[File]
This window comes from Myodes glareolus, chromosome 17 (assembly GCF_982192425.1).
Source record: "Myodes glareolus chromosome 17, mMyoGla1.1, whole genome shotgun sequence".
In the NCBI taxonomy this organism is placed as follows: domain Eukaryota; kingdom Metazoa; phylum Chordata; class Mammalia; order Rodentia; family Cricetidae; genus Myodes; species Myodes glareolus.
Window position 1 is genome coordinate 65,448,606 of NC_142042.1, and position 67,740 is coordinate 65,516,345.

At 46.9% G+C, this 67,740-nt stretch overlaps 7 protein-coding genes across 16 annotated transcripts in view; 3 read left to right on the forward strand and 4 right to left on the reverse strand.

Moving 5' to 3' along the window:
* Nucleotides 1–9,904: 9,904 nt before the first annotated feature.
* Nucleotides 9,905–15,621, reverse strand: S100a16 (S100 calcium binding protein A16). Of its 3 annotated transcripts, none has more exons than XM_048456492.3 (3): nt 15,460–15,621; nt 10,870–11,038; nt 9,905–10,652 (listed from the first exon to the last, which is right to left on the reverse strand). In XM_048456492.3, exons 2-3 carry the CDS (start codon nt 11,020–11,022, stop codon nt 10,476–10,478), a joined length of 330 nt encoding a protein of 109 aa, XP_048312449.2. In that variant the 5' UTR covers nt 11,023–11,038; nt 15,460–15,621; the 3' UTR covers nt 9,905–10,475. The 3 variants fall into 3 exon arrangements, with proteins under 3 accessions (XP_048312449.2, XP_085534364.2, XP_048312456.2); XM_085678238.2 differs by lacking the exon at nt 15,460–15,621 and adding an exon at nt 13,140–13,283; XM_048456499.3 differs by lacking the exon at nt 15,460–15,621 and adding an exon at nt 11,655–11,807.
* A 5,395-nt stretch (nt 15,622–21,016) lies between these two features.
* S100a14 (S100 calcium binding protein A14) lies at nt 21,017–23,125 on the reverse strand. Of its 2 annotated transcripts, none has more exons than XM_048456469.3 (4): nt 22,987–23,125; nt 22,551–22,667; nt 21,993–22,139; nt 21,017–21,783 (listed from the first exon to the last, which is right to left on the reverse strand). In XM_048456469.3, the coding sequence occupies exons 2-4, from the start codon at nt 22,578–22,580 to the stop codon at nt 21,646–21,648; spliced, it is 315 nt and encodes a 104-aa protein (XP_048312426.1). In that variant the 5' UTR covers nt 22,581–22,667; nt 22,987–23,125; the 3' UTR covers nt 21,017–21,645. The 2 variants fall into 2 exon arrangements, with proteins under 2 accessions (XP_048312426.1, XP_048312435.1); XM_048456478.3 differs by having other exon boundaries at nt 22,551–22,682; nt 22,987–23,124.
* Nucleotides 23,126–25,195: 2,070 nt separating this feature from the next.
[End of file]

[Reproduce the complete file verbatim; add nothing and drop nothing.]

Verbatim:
This window comes from Myodes glareolus, chromosome 17 (assembly GCF_982192425.1).
Source record: "Myodes glareolus chromosome 17, mMyoGla1.1, whole genome shotgun sequence".
In the NCBI taxonomy this organism is placed as follows: domain Eukaryota; kingdom Metazoa; phylum Chordata; class Mammalia; order Rodentia; family Cricetidae; genus Myodes; species Myodes glareolus.
Window position 1 is genome coordinate 65,448,606 of NC_142042.1, and position 67,740 is coordinate 65,516,345.

At 46.9% G+C, this 67,740-nt stretch overlaps 7 protein-coding genes across 16 annotated transcripts in view; 3 read left to right on the forward strand and 4 right to left on the reverse strand.

Moving 5' to 3' along the window:
* Nucleotides 1–9,904: 9,904 nt before the first annotated feature.
* Nucleotides 9,905–15,621, reverse strand: S100a16 (S100 calcium binding protein A16). Of its 3 annotated transcripts, none has more exons than XM_048456492.3 (3): nt 15,460–15,621; nt 10,870–11,038; nt 9,905–10,652 (listed from the first exon to the last, which is right to left on the reverse strand). In XM_048456492.3, exons 2-3 carry the CDS (start codon nt 11,020–11,022, stop codon nt 10,476–10,478), a joined length of 330 nt encoding a protein of 109 aa, XP_048312449.2. In that variant the 5' UTR covers nt 11,023–11,038; nt 15,460–15,621; the 3' UTR covers nt 9,905–10,475. The 3 variants fall into 3 exon arrangements, with proteins under 3 accessions (XP_048312449.2, XP_085534364.2, XP_048312456.2); XM_085678238.2 differs by lacking the exon at nt 15,460–15,621 and adding an exon at nt 13,140–13,283; XM_048456499.3 differs by lacking the exon at nt 15,460–15,621 and adding an exon at nt 11,655–11,807.
* A 5,395-nt stretch (nt 15,622–21,016) lies between these two features.
* S100a14 (S100 calcium binding protein A14) lies at nt 21,017–23,125 on the reverse strand. Of its 2 annotated transcripts, none has more exons than XM_048456469.3 (4): nt 22,987–23,125; nt 22,551–22,667; nt 21,993–22,139; nt 21,017–21,783 (listed from the first exon to the last, which is right to left on the reverse strand). In XM_048456469.3, the coding sequence occupies exons 2-4, from the start codon at nt 22,578–22,580 to the stop codon at nt 21,646–21,648; spliced, it is 315 nt and encodes a 104-aa protein (XP_048312426.1). In that variant the 5' UTR covers nt 22,581–22,667; nt 22,987–23,125; the 3' UTR covers nt 21,017–21,645. The 2 variants fall into 2 exon arrangements, with proteins under 2 accessions (XP_048312426.1, XP_048312435.1); XM_048456478.3 differs by having other exon boundaries at nt 22,551–22,682; nt 22,987–23,124.
* Nucleotides 23,126–25,195: 2,070 nt separating this feature from the next.